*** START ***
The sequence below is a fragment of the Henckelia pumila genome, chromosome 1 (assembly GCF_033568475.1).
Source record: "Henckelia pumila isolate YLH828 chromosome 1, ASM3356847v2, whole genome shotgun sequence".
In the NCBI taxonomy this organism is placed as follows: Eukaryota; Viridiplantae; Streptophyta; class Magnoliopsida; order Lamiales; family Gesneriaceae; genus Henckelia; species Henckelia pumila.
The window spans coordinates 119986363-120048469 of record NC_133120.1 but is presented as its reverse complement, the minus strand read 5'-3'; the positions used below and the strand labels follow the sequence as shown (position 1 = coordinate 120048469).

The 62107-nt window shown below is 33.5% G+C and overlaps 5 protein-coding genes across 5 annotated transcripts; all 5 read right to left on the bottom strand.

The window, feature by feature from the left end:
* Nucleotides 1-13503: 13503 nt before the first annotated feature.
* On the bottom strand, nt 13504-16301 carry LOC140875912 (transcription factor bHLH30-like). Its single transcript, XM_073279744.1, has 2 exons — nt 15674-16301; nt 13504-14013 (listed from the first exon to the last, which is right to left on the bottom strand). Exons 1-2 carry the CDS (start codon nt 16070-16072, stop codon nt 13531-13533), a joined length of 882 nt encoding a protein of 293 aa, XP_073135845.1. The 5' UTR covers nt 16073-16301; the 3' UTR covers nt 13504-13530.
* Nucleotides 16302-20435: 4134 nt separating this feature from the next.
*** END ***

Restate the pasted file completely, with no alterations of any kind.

The sequence below is a fragment of the Henckelia pumila genome, chromosome 1 (assembly GCF_033568475.1).
Source record: "Henckelia pumila isolate YLH828 chromosome 1, ASM3356847v2, whole genome shotgun sequence".
In the NCBI taxonomy this organism is placed as follows: Eukaryota; Viridiplantae; Streptophyta; class Magnoliopsida; order Lamiales; family Gesneriaceae; genus Henckelia; species Henckelia pumila.
The window spans coordinates 119986363-120048469 of record NC_133120.1 but is presented as its reverse complement, the minus strand read 5'-3'; the positions used below and the strand labels follow the sequence as shown (position 1 = coordinate 120048469).

The 62107-nt window shown below is 33.5% G+C and overlaps 5 protein-coding genes across 5 annotated transcripts; all 5 read right to left on the bottom strand.

The window, feature by feature from the left end:
* Nucleotides 1-13503: 13503 nt before the first annotated feature.
* On the bottom strand, nt 13504-16301 carry LOC140875912 (transcription factor bHLH30-like). Its single transcript, XM_073279744.1, has 2 exons — nt 15674-16301; nt 13504-14013 (listed from the first exon to the last, which is right to left on the bottom strand). Exons 1-2 carry the CDS (start codon nt 16070-16072, stop codon nt 13531-13533), a joined length of 882 nt encoding a protein of 293 aa, XP_073135845.1. The 5' UTR covers nt 16073-16301; the 3' UTR covers nt 13504-13530.
* Nucleotides 16302-20435: 4134 nt separating this feature from the next.